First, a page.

Other bright spots included an increase in expected real sales and those thinking this is a "good time to expand." The chart below shows real sales, expectations and the measure of a "good time to expand."
Real sales tend to lag sales expectations so the recent uptick in sales expectations is a positive. However, due to the government "angst" over the debt ceiling debate we could see this reverse in the next month or so. It is also important to understand that "real sales" is what drives business expansion. All three measures, while modestly improved in the latest report, all remain mired at levels normally witnessed at recessionary troughs rather than four years into an economic expansion.
The negatives to the report came in reductions to outlooks on employment plans which fell by 1% to a net of 9%, expectations of economic improvement which fell by 8% to a -10% (the revision to last month's data) and a -2% decline in earnings trends which corresponds to the weaker outlook for corporate earnings.
While the world is currently glued to the events surrounding the debt ceiling debate and budget battle; small business are more focused on the actual demand that drives the real economy. Real employment remains weak and corporate earnings are struggling given the diminishing returns of cost cutting.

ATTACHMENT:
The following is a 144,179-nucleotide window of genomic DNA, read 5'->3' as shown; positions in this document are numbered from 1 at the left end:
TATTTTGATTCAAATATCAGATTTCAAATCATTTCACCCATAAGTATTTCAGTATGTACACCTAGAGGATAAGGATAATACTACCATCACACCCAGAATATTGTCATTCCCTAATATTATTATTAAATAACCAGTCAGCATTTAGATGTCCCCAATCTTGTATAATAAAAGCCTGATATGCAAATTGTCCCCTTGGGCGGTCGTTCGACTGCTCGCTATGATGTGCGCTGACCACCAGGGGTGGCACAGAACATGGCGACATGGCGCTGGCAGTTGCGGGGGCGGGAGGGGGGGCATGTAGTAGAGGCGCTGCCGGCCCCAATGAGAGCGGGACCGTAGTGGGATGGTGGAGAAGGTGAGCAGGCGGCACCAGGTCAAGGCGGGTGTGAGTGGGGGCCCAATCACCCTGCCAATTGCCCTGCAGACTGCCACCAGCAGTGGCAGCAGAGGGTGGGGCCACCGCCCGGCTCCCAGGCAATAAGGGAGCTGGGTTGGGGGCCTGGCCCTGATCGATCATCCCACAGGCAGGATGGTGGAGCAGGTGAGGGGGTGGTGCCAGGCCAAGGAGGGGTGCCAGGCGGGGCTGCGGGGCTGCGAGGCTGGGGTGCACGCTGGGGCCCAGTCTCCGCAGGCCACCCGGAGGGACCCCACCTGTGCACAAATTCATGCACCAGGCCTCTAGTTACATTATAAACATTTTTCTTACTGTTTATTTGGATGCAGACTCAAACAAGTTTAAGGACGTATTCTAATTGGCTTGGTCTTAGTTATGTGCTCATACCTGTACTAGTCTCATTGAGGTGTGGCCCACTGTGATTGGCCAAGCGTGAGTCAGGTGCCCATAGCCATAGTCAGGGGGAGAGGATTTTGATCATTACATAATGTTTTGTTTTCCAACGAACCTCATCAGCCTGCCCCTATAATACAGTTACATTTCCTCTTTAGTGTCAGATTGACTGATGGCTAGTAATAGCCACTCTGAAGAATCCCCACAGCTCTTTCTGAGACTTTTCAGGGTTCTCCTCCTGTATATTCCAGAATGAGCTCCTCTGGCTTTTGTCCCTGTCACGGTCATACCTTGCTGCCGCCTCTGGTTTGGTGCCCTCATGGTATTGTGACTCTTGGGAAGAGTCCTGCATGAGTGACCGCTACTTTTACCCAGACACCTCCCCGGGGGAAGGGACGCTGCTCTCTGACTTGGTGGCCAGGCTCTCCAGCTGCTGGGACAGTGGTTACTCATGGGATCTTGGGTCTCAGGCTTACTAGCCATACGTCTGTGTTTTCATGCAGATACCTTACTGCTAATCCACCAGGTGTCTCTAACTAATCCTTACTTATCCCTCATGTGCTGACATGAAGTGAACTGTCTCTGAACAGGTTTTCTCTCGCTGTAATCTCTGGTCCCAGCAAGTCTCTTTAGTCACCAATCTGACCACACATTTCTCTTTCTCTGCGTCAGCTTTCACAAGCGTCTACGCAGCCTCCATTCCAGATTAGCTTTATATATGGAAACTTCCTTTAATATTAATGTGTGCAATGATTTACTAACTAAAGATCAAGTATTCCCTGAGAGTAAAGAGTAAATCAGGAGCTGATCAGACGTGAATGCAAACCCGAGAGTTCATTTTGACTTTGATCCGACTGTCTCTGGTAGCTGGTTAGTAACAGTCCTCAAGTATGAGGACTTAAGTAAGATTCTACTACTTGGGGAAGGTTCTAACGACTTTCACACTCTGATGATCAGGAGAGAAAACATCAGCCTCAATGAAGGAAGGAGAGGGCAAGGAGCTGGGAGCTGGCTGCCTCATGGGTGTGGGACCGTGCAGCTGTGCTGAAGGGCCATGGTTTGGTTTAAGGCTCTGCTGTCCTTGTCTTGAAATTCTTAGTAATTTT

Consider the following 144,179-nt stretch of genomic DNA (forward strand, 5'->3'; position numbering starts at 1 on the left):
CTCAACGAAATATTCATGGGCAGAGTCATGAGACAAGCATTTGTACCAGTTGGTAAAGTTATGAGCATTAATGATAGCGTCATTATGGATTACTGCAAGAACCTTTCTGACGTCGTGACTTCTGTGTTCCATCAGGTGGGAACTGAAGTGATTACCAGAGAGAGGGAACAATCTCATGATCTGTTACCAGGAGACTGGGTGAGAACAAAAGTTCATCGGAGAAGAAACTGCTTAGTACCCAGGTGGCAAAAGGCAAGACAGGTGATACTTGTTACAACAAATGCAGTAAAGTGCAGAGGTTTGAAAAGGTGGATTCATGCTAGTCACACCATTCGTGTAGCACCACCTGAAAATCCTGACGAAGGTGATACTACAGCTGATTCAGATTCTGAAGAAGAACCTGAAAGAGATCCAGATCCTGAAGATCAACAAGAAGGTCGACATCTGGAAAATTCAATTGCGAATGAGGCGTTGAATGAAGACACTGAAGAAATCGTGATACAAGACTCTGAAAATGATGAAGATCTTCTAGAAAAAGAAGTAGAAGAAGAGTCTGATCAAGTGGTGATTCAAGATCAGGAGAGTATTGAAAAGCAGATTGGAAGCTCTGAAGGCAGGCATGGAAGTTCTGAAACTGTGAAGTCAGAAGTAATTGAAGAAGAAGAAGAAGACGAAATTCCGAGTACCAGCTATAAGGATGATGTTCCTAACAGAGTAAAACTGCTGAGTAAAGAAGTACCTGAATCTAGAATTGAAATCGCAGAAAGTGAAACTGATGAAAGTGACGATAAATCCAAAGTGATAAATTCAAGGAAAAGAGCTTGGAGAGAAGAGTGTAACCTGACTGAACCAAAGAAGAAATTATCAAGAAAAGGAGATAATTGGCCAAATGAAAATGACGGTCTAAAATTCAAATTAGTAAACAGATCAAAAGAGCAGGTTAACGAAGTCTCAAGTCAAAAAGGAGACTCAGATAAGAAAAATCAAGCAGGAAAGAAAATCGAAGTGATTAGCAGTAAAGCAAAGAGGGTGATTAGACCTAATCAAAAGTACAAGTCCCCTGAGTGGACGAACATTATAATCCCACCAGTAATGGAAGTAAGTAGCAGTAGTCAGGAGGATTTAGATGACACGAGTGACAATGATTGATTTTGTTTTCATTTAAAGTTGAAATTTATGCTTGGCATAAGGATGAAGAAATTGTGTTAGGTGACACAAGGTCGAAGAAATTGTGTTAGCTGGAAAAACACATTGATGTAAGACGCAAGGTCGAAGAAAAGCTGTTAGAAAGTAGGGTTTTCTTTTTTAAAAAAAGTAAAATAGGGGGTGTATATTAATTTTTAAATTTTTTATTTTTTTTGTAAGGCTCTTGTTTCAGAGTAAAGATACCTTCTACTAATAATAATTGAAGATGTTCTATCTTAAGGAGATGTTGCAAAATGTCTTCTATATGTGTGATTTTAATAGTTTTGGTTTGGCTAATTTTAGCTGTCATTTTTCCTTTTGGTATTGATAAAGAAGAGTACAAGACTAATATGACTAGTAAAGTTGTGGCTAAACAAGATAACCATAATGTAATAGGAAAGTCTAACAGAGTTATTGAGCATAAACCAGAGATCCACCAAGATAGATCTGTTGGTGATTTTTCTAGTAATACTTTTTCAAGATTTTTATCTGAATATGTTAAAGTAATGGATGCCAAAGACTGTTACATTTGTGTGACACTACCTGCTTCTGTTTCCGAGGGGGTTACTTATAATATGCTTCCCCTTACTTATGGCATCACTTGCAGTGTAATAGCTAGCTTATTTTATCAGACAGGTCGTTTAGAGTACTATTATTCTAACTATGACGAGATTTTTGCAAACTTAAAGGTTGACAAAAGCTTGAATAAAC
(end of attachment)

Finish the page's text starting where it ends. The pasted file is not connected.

The NFIB stated:
"While it is premature to measure the impact of the government shutdown on the small business sector, it's possible that the pending 'crisis' impacted economic outlook. October's reading will reveal the full effect of Washington's latest crisis on the small business sector, which has remained cautious throughout the recovery."
The current survey suggests that the economy is still stuck in "struggle mode" and an acceleration above 2% real economic growth is currently unlikely. The divergence between expectations and real demand will likely converge in the next couple of months further confirming this view. This point was confirmed by NFIB's chief economist Bill Dunkelberg who reiterated:
"The change in this month's Index was little more than 'statistical noise,' but the drop in outlook for future economic conditions is evidence that many owners are keeping an eye on Washington. Prospects for politicians and policymakers 'getting it right' are low, and job creators are rolling their eyes and shaking their heads thinking, 'This is certainly not the way to run the largest enterprise in the world.' Between botched healthcare implementation and one manufactured crisis after another, consumers and small business owners are likely to remain pessimistic, accepting the notion that growth is going to be sub-par and that their government is likely to continue in dysfunctional mode for months to come."
Business owners are by far and away the best allocators of capital and resources. They understand that higher costs, rising taxes and increased regulations are "bad" for business going forward. This is why almost all part of the small business survey remains at levels normally associated with recessions. The lack of clarity about the future makes it very difficult to commit capital, hire employees and increase production. While the recent report shows some minor improvements in some key areaas it is quite possible the current antics in Washington will squash those "hopes" in the months ahead. The report next month will likely be very telling.
Originally posted at Lance's blog: STA Wealth Management
(c) STA Wealth Management